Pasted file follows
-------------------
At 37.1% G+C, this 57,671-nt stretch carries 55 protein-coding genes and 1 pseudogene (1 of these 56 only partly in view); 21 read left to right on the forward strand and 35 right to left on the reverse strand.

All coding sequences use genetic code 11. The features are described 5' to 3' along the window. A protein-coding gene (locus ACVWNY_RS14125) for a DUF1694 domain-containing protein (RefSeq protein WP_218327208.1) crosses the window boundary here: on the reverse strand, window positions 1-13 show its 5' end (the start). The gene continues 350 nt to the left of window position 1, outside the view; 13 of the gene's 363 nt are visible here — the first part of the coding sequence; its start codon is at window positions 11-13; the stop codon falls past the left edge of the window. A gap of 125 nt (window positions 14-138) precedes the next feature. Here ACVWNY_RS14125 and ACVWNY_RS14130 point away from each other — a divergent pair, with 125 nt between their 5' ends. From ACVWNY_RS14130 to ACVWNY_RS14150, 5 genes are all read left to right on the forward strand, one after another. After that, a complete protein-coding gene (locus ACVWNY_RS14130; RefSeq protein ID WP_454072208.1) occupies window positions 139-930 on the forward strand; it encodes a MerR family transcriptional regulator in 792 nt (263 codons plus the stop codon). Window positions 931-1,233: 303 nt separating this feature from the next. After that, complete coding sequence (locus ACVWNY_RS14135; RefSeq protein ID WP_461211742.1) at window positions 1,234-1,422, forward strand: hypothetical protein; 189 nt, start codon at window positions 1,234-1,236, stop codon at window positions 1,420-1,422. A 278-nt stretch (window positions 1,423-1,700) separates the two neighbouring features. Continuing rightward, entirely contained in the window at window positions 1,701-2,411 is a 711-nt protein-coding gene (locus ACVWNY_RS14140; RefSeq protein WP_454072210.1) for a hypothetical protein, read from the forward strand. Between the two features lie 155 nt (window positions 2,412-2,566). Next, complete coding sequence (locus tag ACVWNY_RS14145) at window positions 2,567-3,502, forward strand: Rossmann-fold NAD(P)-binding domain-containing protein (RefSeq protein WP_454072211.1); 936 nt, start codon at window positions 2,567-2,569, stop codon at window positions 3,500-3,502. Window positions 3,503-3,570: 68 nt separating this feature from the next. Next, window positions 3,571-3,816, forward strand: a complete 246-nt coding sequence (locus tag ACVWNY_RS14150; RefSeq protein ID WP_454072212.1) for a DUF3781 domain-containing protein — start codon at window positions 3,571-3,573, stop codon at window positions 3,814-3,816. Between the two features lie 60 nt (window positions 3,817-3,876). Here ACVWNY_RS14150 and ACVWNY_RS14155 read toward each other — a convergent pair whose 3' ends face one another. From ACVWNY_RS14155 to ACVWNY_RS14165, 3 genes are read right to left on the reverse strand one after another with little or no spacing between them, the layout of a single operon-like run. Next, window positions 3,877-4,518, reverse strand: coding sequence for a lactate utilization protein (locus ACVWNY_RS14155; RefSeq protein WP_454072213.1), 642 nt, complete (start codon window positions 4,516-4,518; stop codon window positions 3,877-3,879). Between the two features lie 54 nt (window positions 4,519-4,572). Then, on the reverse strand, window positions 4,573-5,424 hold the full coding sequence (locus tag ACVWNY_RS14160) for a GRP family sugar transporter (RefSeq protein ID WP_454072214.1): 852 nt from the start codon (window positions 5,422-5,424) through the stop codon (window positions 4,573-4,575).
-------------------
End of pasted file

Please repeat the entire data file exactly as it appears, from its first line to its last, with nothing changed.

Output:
At 37.1% G+C, this 57,671-nt stretch carries 55 protein-coding genes and 1 pseudogene (1 of these 56 only partly in view); 21 read left to right on the forward strand and 35 right to left on the reverse strand.

All coding sequences use genetic code 11. The features are described 5' to 3' along the window. A protein-coding gene (locus ACVWNY_RS14125) for a DUF1694 domain-containing protein (RefSeq protein WP_218327208.1) crosses the window boundary here: on the reverse strand, window positions 1-13 show its 5' end (the start). The gene continues 350 nt to the left of window position 1, outside the view; 13 of the gene's 363 nt are visible here — the first part of the coding sequence; its start codon is at window positions 11-13; the stop codon falls past the left edge of the window. A gap of 125 nt (window positions 14-138) precedes the next feature. Here ACVWNY_RS14125 and ACVWNY_RS14130 point away from each other — a divergent pair, with 125 nt between their 5' ends. From ACVWNY_RS14130 to ACVWNY_RS14150, 5 genes are all read left to right on the forward strand, one after another. After that, a complete protein-coding gene (locus ACVWNY_RS14130; RefSeq protein ID WP_454072208.1) occupies window positions 139-930 on the forward strand; it encodes a MerR family transcriptional regulator in 792 nt (263 codons plus the stop codon). Window positions 931-1,233: 303 nt separating this feature from the next. After that, complete coding sequence (locus ACVWNY_RS14135; RefSeq protein ID WP_461211742.1) at window positions 1,234-1,422, forward strand: hypothetical protein; 189 nt, start codon at window positions 1,234-1,236, stop codon at window positions 1,420-1,422. A 278-nt stretch (window positions 1,423-1,700) separates the two neighbouring features. Continuing rightward, entirely contained in the window at window positions 1,701-2,411 is a 711-nt protein-coding gene (locus ACVWNY_RS14140; RefSeq protein WP_454072210.1) for a hypothetical protein, read from the forward strand. Between the two features lie 155 nt (window positions 2,412-2,566). Next, complete coding sequence (locus tag ACVWNY_RS14145) at window positions 2,567-3,502, forward strand: Rossmann-fold NAD(P)-binding domain-containing protein (RefSeq protein WP_454072211.1); 936 nt, start codon at window positions 2,567-2,569, stop codon at window positions 3,500-3,502. Window positions 3,503-3,570: 68 nt separating this feature from the next. Next, window positions 3,571-3,816, forward strand: a complete 246-nt coding sequence (locus tag ACVWNY_RS14150; RefSeq protein ID WP_454072212.1) for a DUF3781 domain-containing protein — start codon at window positions 3,571-3,573, stop codon at window positions 3,814-3,816. Between the two features lie 60 nt (window positions 3,817-3,876). Here ACVWNY_RS14150 and ACVWNY_RS14155 read toward each other — a convergent pair whose 3' ends face one another. From ACVWNY_RS14155 to ACVWNY_RS14165, 3 genes are read right to left on the reverse strand one after another with little or no spacing between them, the layout of a single operon-like run. Next, window positions 3,877-4,518, reverse strand: coding sequence for a lactate utilization protein (locus ACVWNY_RS14155; RefSeq protein WP_454072213.1), 642 nt, complete (start codon window positions 4,516-4,518; stop codon window positions 3,877-3,879). Between the two features lie 54 nt (window positions 4,519-4,572). Then, on the reverse strand, window positions 4,573-5,424 hold the full coding sequence (locus tag ACVWNY_RS14160) for a GRP family sugar transporter (RefSeq protein ID WP_454072214.1): 852 nt from the start codon (window positions 5,422-5,424) through the stop codon (window positions 4,573-4,575).